“As far as the gospel is concerned, they are enemies for your sake; but as far as election is concerned, they are loved on account of the patriarchs, for God’s gifts and his call are irrevocable.” (Romans 11:28-29)
The Jews rejected the gospel. That would make them God’s enemies. Moreover, the hardened Jews have actively opposed the spread of the gospel to the Gentiles. They’re behaving as Paul did before his conversion. So in regard to the gospel, the unbelieving Jews are God’s enemies.
But in regard to election, the Jews are still God’s beloved because of God’s promise to Abraham, Isaac and Jacob. “For God’s gifts and God’s call are irrevocable.”
“Irrevocable” means that it cannot be taken back. An irrevocable gift is a gift that cannot be taken back once given. An irrevocable decision is one that cannot be reversed, so one is absolutely committed to that decision.
Paul is pointing to God’s faithfulness to Israel. God is faithful to Israel because he chose them out of his grace.
Then Paul retells God’s plan of salvation in terms of mercy:
“Just as you who were at one time disobedient to God have now received mercy as a result of their disobedience, so they too have now become disobedient in order that they too may now receive mercy as a result of God’s mercy to you. For God has bound everyone to disobedience so that he may have mercy on them all.” (Romans 11:30-32)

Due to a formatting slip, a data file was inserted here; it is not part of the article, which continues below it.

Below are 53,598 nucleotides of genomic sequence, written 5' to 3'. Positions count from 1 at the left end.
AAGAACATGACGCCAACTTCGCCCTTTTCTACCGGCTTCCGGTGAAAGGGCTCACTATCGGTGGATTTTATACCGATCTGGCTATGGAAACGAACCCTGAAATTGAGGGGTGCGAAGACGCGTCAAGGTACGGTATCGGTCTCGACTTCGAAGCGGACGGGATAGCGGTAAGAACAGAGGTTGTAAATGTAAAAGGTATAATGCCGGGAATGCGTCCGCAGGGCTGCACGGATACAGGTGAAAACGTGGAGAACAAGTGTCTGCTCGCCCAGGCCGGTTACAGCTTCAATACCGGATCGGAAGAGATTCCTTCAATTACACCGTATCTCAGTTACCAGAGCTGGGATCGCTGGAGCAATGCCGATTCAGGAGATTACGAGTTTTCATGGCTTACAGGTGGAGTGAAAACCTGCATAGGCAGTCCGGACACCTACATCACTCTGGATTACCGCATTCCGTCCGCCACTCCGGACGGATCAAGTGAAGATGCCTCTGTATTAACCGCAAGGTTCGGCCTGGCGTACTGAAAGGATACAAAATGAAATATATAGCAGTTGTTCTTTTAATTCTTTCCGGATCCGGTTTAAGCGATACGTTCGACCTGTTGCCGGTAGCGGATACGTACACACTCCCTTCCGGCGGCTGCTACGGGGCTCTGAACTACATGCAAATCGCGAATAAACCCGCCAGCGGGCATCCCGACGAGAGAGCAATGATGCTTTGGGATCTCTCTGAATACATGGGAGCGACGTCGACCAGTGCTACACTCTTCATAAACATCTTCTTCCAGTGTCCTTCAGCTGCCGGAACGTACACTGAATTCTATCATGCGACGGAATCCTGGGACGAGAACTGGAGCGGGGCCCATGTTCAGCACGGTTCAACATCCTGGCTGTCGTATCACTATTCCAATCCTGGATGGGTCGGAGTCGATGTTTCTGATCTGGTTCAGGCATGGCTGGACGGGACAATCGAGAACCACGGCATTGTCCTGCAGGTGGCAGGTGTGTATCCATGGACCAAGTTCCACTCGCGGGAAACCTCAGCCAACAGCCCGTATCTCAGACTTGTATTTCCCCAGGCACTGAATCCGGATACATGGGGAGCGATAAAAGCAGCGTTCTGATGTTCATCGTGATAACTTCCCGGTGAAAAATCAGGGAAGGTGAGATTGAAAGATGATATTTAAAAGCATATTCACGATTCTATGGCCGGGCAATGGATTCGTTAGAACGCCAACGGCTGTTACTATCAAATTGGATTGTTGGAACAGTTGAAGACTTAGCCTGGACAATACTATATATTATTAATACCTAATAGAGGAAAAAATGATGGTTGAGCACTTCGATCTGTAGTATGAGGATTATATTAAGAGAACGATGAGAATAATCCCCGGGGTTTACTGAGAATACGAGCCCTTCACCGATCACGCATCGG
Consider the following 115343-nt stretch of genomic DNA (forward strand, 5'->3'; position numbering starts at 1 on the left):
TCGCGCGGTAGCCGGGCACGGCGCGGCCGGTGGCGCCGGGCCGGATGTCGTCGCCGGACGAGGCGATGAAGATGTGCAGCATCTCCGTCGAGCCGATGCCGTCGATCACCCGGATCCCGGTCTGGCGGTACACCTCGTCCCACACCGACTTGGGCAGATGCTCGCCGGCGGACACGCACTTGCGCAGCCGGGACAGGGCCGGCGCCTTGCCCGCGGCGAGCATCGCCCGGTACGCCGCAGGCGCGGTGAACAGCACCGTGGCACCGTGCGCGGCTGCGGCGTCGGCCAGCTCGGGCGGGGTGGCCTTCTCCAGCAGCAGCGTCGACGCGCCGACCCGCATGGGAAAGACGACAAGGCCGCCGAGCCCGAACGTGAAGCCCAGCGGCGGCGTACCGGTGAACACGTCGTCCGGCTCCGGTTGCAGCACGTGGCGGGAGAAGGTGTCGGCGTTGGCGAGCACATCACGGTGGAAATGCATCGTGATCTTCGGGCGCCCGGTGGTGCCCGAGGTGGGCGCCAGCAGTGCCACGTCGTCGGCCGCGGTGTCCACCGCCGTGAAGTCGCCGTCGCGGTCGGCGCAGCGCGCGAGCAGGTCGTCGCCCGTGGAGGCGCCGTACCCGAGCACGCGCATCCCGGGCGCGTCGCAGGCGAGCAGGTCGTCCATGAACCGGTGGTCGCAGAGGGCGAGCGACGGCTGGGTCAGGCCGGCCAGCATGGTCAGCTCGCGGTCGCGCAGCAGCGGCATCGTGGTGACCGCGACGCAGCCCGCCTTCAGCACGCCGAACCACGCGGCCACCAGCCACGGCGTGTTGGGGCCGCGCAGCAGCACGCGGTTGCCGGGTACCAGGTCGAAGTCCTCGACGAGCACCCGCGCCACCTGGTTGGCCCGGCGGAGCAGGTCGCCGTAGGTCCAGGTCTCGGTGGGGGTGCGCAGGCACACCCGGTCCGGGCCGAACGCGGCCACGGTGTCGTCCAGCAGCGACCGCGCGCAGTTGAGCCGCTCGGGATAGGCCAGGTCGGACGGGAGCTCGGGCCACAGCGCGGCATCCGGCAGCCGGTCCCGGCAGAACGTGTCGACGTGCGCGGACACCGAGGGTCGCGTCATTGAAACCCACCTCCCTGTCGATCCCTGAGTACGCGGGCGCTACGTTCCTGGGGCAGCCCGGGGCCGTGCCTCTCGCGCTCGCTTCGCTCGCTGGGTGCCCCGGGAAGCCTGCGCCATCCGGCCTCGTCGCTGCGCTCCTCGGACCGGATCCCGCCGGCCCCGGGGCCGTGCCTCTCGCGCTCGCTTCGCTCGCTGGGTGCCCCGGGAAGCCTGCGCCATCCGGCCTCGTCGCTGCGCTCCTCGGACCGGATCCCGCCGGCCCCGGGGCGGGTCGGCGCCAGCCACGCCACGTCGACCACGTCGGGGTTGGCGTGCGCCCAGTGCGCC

We see a chain of blessings here. Israel’s disobedience led to mercy for the Gentiles, which in turn will lead to mercy for Israel. The Gentiles are enjoying God’s mercy now, and in the future, Israel will enjoy God’s mercy as well.
Here people asked: Does God’s having mercy on them all point to universal salvation? NO. The Bible doesn’t teach universal salvation. In its immediate context, “everyone” and “all” in v. 32 refer to the Jews and Gentiles.
In the first few chapters of Romans, Paul was at pains to show that there’s no difference between Jews and Gentiles because all have sinned. Jews and Gentiles have been together in their disobedience against their creator. Now, in Christ, they will be together in the freedom of God’s mercy.
Paul is certain that the nations and Israel will all be restored to fullness. Then the new humanity will be realized, a great multitude that cannot be counted, who were formerly in Adam but are now in Christ, reigning with him in life.
After explaining the mystery of God’s salvation plan for both Jews and Gentiles, Paul pauses to step back and just marvel at God’s plan. His arguments give way to adoration of the creator:
“Oh, the depth of the riches of the wisdom and knowledge of God! How unsearchable his judgments, and his paths beyond tracing out! Who has known the mind of the Lord? Or who has been his counselor? Who has ever given to God, that God should repay them? For from him and through him and for him are all things. To him be the glory forever! Amen.” (Romans 11:33-36)
We are not God’s counselors. He is ours. God doesn’t owe us anything; we owe him everything. We depend entirely on God to teach us and save us.
All things come from God. All things have their being through God. And all things are created for God. God is the source, means, and goal. As John Stott says: He is the Alpha and Omega and every letter in between. So all glory, honor and worship must go to the God of Israel, the God of all nations, the God of all creation. Like Paul, let us marvel at God’s unsearchable wisdom and power, fall on our knees and worship God.